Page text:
Seth Reed grew up in the ’80s, surrounded by houseplants like dracaena, dieffenbachia and pothos. When his dad showed him how to root cuttings of these plants in water, he was hooked.
“I had this huge fascination with propagating houseplants,” he says. “My room was littered with all these little cuttings in spaghetti jars. I didn’t understand the aesthetics; I just thought it was really cool.”
When he turned 15, Reed started working at a local garden center. While earning his horticulture degree, he explored nearly every facet of the industry through internships with a greenhouse, a nursery and a landscaper. He even co-owned a landscaping company for a few years.
“There are literally hundreds of different types of jobs within the world of horticulture,” Reed says. “It’s a blessing, but it’s also a challenge, because the process of selecting the right opportunity can be challenging.”
After graduating in 2007, Reed got a job at Ball Horticultural Co., where he worked in customer service, supply and business management before becoming a sales rep for Burpee Home Gardens. He leveraged popular products, combined with consumer trends, to help retailers sell more plants.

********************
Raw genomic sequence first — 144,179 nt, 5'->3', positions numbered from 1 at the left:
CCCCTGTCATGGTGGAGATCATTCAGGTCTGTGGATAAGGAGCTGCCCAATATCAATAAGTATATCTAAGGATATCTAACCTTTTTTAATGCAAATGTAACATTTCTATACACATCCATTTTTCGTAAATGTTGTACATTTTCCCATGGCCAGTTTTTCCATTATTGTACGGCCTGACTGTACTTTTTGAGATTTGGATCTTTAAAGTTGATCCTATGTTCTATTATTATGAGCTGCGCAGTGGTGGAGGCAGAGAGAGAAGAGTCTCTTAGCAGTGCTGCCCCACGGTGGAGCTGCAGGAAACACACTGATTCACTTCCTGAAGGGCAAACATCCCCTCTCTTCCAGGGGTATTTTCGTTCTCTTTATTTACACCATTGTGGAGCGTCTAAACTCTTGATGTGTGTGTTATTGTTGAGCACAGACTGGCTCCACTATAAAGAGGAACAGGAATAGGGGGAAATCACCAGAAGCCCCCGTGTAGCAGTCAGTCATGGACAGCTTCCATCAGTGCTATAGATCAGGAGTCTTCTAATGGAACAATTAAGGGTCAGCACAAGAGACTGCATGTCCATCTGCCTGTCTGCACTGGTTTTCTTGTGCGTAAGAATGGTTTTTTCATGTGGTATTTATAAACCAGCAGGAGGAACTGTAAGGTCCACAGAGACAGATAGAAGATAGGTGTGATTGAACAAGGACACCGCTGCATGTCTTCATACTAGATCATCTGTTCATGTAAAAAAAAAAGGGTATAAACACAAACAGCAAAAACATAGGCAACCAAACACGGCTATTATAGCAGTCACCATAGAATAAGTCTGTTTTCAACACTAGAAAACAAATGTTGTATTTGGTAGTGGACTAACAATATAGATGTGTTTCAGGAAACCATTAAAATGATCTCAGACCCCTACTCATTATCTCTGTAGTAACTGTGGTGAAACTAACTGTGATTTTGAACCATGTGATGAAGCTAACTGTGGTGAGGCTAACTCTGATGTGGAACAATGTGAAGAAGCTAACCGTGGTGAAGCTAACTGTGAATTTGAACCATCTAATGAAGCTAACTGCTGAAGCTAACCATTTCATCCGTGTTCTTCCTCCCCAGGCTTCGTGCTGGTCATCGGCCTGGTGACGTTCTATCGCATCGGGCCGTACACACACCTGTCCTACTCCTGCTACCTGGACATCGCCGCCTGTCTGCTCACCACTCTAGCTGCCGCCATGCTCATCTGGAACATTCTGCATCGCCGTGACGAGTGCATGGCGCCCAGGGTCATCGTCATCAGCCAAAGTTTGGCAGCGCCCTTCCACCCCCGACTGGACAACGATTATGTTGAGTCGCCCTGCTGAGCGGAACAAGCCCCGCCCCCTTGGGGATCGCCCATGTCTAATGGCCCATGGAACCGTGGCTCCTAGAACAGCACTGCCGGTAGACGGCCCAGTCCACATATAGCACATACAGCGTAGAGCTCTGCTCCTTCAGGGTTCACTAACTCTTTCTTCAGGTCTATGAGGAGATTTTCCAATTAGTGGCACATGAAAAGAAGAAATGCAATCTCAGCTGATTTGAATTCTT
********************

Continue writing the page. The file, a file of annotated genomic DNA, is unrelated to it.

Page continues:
But Reed realized that data about consumer horticulture trends was sorely lacking — specifically, the Millennial generation that garden centers struggled to engage was underrepresented. In 2014, he partnered with Ball colleague Mason Day to develop a mobile gardening app called GrowIt!, building a social community for gardeners to find, share and rate plants.
“I feel very lucky that I get to do something I love,” Reed says. “Every day we’re making it easier to foster enthusiasm for horticulture. We’re creating tools that help garden centers engage with consumers.” (Read more about how GrowIt! is engaging gardeners in the feature “Gardening socially” at bit.ly/29kZFRy).
Every day, we’re making it easier to foster enthusiasm for horticulture.”
Though plants first attracted Reed to horticulture, he’s more passionate about the people in the industry — particularly when he can create opportunities to connect people with plants.
“I’m an extrovert. I love interacting with people, and this industry has such a wide array of personalities,” Reed says. “I get charged when I interact with people who are passionate about getting young people involved in plants and making the industry excel.”
Ultimately, Reed wants to pursue public speaking so he can inspire change in the industry by helping retailers connect with consumers. He’ll present a session at Cultivate’16 with Day, titled “What Consumers Are Telling Us About Plants.” The conference also marks Reed’s induction onto the board of AmericanHort, which has been a career goal of his since the beginning.